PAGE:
"Mr. Farmer: We object.

"The Court: Overrule the objection.

"Mr. Farmer: We except.

"A. The injuries were caused by external force or blow being applied to the scalp or head. "Q. Were those injuries different from the one caused by the bullet wound? A. They were, yes, sir. "Q. Could you determine from your examination of that man's body whether or not the bullet wound was inflicted first or the other wound inflicted first?

"Mr. Farmer: We object.

"The Court: Overrule objection.

"Mr. Farmer: We except.

"A. The other wounds were inflicted first.

"Q. How did you arrive at that finding? A. From the degree of hemorrhage in the scalp. The heart has to be beating to produce a hemorrhage or a hemorrhagic area, which is just a bruise, just like you hit your hand you have a black area or dark area in your hand. A hemorrhage is the breaking of small capillary blood vessels in the tissues and the blood leaving the vessels and going out into the tissue, from the broken vessels. "Q. Now, in your opinion, could any person having the injuries to the scalp and skull and fractures that you found in this man, have been conscious at the time or immediately after they were inflicted?

"Mr. Farmer: We object, Your Honor.

"The Court: Overrule the objection.

"Mr. Farmer: We except.

"A. It is my opinion that he would not have been conscious. He would have been unconscious immediately. "Q. From those blows being inflicted, would he have been immediately and instantaneously been immobilized, where he could not have walked around on his own violition?

"Mr. Farmer: I object.

"The Court: Did you ask him if it was his opinion?

"Q. Is that your opinion?

"Mr. Farmer: I object.

"The Court: Overrule the objection. Give him the benefit of the record.

"Mr. Farmer: We except.

"A. Yes, sir, that is my opinion."

The defendant testified in his own behalf that on that Sunday morning, his son Lester left his home with James and E. C. Dyson. After they had gone Horace Dyson, Hanley Spann and Abb Brackin came to his house. Horace told him that they were taking his son off to beat and cut him up, and that E. C. had taken a plank and beat up his daughter, and run her and defendant's son-in-law off from home. Defendant testified, "We got in the car about nine o'clock that morning and hunted and rode until around four o'clock that evening trying to find them. We couldn't find them; found several places that they had been to but couldn't get up with, until I got back home", where he found his son who told him E. C. Dyson had beat him up. He further testified that, knowing they were drunk, he took his rifle and went over to the Dyson home: what he did when he reached there is stated as follows: "I got up, walked up, had my rifle under my arm like this, knocked, stepped back off the edge of the porch like this, about six feet from there; he came to the door and threw a gun in my face, when he done that I darted over just like that. He fired twice at me and burned the hair on the said (side) of my head right there; I threw up my rifle like that and shot at the man's face * * the man's face that was shooting there at me. Whoever it was, when he come to the door, he come stooped over like this, pulled the door open and threw the gun in my face, shot at me twice. I threw my rifle up, didn't take any aim or anything. He shut the door * * *." That the screen door was propped back with a chair, (he) "slammed the door to. When I fired my gun, I hit it just like that, just quick as a man could do it. I ejected the shell out of my gun and started to put another one in and he slammed the door, I turned around and walked off." Defendant testified that he was using white metal shells in his rifle, and he identified one shell as the kind he was using—a white one, not a brass one.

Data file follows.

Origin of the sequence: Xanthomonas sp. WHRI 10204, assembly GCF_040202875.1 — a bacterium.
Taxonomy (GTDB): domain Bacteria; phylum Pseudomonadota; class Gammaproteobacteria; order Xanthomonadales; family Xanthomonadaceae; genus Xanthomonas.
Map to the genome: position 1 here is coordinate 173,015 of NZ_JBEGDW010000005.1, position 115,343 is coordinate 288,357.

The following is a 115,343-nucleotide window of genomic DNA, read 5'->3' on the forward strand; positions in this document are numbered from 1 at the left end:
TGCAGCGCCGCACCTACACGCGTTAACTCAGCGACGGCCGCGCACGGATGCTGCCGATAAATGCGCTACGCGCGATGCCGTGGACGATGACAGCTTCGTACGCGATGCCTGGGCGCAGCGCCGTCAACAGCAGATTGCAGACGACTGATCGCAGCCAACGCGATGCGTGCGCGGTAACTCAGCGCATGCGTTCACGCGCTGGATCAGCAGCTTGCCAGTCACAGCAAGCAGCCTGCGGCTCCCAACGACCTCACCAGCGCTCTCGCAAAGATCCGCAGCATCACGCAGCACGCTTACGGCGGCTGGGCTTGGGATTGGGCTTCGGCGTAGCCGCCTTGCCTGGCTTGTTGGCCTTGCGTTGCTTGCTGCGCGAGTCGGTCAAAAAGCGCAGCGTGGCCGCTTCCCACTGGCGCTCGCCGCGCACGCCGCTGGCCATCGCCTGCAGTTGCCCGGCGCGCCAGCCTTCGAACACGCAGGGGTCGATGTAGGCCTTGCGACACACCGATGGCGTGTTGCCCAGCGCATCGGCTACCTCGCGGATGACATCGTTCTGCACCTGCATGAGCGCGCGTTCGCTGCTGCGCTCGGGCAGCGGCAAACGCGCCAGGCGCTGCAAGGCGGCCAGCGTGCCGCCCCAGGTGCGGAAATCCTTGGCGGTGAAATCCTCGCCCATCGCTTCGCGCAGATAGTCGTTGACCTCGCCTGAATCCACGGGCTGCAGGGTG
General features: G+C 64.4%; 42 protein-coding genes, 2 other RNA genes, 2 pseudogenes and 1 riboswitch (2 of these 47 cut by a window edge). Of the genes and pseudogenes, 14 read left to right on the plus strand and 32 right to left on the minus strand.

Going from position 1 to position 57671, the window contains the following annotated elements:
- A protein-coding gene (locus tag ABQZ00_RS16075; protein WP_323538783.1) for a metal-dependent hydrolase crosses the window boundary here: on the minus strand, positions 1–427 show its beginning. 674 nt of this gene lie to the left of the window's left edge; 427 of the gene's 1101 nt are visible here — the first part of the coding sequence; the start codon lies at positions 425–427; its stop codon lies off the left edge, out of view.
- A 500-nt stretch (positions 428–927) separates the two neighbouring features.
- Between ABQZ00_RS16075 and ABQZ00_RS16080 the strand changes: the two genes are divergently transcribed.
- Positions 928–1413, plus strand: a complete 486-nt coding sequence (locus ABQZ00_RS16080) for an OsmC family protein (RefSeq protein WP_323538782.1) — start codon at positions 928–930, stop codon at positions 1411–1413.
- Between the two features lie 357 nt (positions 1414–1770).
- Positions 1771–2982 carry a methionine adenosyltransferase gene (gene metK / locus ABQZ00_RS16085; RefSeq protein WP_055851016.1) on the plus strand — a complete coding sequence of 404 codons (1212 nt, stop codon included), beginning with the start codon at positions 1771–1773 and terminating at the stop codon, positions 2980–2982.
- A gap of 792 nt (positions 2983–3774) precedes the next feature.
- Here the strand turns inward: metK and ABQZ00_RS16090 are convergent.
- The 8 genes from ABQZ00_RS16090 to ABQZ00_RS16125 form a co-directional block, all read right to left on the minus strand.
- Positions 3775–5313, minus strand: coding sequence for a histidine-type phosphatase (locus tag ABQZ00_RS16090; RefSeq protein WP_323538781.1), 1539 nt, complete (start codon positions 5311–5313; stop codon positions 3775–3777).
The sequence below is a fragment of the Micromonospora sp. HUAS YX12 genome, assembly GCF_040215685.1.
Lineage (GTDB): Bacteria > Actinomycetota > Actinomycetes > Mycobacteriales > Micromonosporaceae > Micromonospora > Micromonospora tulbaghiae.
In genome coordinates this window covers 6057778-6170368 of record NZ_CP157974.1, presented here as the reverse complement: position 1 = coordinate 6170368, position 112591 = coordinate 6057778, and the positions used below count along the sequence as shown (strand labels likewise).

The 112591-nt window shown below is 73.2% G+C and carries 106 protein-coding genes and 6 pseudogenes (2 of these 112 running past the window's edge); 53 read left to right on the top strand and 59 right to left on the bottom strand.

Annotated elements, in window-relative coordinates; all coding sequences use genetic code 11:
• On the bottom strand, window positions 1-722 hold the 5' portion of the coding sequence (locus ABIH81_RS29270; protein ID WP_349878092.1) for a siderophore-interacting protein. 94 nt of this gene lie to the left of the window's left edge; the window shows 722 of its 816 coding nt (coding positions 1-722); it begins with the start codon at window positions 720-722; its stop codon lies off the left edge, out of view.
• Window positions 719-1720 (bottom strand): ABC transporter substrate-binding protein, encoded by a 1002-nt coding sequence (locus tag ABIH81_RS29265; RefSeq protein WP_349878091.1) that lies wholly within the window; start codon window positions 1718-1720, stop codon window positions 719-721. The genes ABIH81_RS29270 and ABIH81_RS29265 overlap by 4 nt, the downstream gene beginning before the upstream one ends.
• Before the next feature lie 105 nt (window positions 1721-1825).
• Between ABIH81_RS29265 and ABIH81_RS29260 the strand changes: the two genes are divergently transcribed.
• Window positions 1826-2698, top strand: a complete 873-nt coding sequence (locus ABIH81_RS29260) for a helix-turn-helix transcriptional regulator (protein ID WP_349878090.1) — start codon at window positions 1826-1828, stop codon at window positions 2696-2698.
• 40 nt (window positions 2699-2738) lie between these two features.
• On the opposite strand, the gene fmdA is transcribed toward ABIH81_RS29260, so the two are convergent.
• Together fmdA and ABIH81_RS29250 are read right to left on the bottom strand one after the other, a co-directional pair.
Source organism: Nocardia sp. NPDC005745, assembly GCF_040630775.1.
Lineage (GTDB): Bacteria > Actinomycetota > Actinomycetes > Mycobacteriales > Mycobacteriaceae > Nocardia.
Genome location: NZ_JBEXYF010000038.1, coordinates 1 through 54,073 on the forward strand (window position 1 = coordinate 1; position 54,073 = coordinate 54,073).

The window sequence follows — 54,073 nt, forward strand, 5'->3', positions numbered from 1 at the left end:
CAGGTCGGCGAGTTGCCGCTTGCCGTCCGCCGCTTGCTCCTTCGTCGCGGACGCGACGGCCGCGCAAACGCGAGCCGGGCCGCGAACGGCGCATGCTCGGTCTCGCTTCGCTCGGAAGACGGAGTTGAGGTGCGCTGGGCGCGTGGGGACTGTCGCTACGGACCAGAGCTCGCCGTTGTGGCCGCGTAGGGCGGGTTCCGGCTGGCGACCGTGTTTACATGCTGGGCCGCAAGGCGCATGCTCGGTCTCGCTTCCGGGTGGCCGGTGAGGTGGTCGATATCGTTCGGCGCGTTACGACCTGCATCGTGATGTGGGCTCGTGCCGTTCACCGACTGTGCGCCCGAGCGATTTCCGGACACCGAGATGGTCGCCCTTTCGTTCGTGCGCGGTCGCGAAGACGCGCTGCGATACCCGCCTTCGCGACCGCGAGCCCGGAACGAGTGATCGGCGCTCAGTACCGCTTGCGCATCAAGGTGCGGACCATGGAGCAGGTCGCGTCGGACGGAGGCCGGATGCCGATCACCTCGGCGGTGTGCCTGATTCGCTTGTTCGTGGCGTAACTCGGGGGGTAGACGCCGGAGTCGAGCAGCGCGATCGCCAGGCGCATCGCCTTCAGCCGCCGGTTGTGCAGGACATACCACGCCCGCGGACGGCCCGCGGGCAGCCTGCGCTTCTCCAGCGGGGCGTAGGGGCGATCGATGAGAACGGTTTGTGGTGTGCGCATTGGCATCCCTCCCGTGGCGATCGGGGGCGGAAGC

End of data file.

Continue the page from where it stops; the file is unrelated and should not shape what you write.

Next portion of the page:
We have examined the record carefully and find that the questions discussed in appellant's brief are the only ones to which we need refer, and most of them do not need discussion.

A charge analogous to refused charge 2 was held to be good in the case of Elmore v. State, 92 Ala. 51, 9 So. 600. But in Daniels v. State, 243 Ala. 675(19), 683, 11 So.2d 756, it is said that it is but another way of charging on reasonable doubt and this was fully and fairly covered by the oral charge and its refusal was not reversible error. And so that observation is pertinent in the instant case.